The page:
Philadelphia Phillies’ Fans’ Opinions Formed Through Observation
Ruben Amaro, Jr. should trade Jonathan Papelpon to the Boston Red Sox because they need a closer and that’s where he came from. That team has so much money that they would probably take Ryan Howard in the deal as well. That’s what RAJ should do!
The above hypothetical statement reflects the mentality of a certain segment of the Philadelphia Phillies‘ fan base who have long been quick to comment about everything, anything and all else in between. Most people (including this author) don’t believe that unlimited access to reams of digital bits of baseball information makes them smarter than any general manager.
There will be no attempt to lessen this issue by pretending that the ‘certain segment’ reference means a small percentage of fans. No, there is an increasingly emboldened chunk of sports’ loyalists who have been educated by sports talk radio, informed through social media outlets and cheered on by their like-minded pals. These sharpen souls actually believe that the louder their opinion, the more right they must be.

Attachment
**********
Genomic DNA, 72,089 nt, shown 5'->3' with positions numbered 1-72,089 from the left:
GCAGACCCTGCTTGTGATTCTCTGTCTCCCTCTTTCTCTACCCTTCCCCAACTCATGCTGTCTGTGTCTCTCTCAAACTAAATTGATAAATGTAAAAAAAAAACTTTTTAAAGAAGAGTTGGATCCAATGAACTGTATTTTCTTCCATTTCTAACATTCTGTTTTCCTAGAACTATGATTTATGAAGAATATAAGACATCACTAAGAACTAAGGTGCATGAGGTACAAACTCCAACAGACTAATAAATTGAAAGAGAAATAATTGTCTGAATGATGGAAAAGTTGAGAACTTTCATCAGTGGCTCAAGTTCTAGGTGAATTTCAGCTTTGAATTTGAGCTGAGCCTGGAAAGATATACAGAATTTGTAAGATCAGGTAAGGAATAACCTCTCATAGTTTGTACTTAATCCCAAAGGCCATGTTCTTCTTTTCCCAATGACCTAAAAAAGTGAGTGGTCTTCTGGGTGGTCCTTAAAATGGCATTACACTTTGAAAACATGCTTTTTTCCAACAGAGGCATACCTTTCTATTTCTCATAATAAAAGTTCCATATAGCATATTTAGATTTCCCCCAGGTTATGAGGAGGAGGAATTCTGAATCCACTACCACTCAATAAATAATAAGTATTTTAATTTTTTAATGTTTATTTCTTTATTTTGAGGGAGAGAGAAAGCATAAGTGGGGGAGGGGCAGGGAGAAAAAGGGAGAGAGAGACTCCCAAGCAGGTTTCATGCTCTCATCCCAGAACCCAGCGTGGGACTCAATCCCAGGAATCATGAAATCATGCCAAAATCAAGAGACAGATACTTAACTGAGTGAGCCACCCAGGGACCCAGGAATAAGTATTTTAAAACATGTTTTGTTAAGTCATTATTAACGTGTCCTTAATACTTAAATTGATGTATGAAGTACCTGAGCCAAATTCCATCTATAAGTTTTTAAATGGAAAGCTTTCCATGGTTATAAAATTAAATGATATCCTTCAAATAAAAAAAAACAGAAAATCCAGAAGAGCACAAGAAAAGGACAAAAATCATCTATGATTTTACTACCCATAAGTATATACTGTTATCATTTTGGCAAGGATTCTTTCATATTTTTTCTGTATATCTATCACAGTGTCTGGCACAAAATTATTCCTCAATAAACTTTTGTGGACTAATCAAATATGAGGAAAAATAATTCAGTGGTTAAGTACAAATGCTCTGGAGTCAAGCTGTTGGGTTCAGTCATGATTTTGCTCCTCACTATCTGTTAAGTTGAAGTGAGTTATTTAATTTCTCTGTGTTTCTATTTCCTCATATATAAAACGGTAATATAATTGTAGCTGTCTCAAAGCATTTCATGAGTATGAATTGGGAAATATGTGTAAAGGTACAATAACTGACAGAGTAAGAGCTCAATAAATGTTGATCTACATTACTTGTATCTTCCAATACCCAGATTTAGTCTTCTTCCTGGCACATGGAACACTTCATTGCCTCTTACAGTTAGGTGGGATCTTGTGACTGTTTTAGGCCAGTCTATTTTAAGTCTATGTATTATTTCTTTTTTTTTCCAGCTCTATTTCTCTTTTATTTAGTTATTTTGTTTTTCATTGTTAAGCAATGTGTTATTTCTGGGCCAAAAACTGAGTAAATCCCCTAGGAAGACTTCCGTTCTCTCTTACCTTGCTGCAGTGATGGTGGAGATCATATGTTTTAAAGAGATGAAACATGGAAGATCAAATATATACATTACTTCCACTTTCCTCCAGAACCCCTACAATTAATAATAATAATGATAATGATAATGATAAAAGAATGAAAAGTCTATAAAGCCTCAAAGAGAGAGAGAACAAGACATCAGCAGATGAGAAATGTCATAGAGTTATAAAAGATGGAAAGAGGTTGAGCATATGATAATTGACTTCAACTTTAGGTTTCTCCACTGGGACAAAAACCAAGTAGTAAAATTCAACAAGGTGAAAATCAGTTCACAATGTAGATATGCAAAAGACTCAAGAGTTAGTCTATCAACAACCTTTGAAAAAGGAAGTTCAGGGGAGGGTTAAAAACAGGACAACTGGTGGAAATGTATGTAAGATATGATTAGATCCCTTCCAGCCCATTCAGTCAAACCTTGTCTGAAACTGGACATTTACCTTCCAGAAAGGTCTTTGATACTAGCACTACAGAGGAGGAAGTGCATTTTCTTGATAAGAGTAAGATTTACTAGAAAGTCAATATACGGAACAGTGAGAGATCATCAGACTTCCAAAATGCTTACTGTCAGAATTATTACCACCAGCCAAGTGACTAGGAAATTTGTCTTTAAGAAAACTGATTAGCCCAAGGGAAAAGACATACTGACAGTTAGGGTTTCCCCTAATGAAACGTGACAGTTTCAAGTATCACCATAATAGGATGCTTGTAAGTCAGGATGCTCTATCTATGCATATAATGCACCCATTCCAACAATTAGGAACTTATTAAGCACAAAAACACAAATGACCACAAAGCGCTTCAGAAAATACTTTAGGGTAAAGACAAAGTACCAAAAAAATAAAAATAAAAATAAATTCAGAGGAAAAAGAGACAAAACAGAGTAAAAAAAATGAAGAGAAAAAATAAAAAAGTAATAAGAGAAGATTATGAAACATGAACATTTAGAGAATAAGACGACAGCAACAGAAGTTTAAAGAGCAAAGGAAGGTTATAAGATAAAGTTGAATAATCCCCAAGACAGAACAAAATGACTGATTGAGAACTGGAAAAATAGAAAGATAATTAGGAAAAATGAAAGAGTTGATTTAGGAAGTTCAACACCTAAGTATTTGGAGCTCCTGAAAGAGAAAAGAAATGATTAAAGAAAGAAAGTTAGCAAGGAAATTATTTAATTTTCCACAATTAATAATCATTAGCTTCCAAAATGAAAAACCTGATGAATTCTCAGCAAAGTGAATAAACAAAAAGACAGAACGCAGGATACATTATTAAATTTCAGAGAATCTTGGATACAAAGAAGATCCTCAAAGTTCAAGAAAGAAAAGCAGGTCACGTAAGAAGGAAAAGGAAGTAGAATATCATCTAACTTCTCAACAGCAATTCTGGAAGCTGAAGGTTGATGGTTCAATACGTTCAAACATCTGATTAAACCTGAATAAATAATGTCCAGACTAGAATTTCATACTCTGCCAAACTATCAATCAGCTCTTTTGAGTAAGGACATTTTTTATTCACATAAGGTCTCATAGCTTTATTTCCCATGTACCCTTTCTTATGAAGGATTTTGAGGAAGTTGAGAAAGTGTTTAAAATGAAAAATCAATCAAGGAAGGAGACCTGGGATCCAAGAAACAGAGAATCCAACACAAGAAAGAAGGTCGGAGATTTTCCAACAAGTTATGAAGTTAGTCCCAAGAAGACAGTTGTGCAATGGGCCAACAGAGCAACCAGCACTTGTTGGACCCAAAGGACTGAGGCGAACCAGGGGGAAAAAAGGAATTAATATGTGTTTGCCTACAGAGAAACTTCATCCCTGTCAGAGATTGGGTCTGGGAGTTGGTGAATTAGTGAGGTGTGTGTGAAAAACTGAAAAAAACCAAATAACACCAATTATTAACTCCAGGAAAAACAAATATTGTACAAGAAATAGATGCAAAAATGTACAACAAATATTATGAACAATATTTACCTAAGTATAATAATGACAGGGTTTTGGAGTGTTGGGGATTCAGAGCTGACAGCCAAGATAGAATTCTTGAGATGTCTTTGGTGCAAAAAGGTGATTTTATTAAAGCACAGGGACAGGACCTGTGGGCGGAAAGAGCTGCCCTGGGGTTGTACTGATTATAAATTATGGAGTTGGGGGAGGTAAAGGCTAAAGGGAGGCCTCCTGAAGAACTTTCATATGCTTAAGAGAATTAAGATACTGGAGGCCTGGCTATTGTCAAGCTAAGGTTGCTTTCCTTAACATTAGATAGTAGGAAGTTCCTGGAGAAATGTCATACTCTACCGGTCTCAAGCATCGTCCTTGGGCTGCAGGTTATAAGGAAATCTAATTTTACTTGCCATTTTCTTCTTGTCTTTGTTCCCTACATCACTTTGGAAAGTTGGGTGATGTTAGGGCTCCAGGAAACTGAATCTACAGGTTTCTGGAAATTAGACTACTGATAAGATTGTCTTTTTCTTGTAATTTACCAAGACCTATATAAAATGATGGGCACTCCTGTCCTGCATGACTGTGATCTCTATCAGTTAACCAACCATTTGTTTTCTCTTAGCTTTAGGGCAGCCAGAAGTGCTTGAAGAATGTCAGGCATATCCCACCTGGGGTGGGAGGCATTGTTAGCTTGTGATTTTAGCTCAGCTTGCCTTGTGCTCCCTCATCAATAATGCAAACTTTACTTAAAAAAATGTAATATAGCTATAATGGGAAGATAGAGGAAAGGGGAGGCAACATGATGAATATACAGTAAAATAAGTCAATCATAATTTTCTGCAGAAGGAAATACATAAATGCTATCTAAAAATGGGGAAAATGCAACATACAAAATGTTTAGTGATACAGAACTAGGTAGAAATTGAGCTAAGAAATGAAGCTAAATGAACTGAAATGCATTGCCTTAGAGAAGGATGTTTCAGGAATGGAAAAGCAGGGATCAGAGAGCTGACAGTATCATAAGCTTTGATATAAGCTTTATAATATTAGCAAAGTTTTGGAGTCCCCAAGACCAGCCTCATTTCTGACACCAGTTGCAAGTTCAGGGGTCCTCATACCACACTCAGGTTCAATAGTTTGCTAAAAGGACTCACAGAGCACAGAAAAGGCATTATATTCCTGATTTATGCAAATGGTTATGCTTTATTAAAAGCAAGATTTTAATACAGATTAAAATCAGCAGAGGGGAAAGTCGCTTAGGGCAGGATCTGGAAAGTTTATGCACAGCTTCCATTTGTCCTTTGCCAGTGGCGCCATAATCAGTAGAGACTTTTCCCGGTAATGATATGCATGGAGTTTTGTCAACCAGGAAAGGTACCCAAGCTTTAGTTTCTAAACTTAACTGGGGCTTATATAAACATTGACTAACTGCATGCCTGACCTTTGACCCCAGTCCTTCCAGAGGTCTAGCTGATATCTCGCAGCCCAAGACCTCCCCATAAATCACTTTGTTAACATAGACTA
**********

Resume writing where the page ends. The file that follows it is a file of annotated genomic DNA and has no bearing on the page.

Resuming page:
However, everyone who has funded the Citizens Bank Park money machine does deserve to be heard. Those are the rules of this particular game.
Ed Wade developed a strong farm system under his watch, but he wasn’t able to push his Phillies’ teams into the playoffs and was understandably relieved of his duties after the 2005 season. Pat Gillick’s subsequent hire surely represented one of the best front office exchanges in franchise history.
Gillick’s reign wasn’t influenced by his opinion alone. Instead, he used his vast (and future Hall of Fame worthy) range of experience to make the right moves that positioned the Phillies for their 2008 World Series Championship season.
My opinion, which isn’t a fact, is that Amaro’s lack of organizational experience has directly led to his team’s current major and minor league predicament. Yes, he has a solid support staff around him, which includes Gillick, Wade and Dallas Green. But, the current GM doesn’t have three-dimensional depth within his front office resume.
After Amaro ended his playing career in 1998, he was given a position as an assistant to Wade. I don’t begrudge him that reward and also understand that family ties, related to his former Phillie father Ruben Amaro, Sr., helped his cause.
The Phillies clearly appeared to have allowed their personal feelings and resultant opinions to strongly influence their choice of Gillick’s successor. That choice doesn’t look good right now. But, Amaro probably has more innings (years) yet to play.
So, when a ‘certain segment’ of the fan base voices its opinion, it’s fair to ask whose example are they following?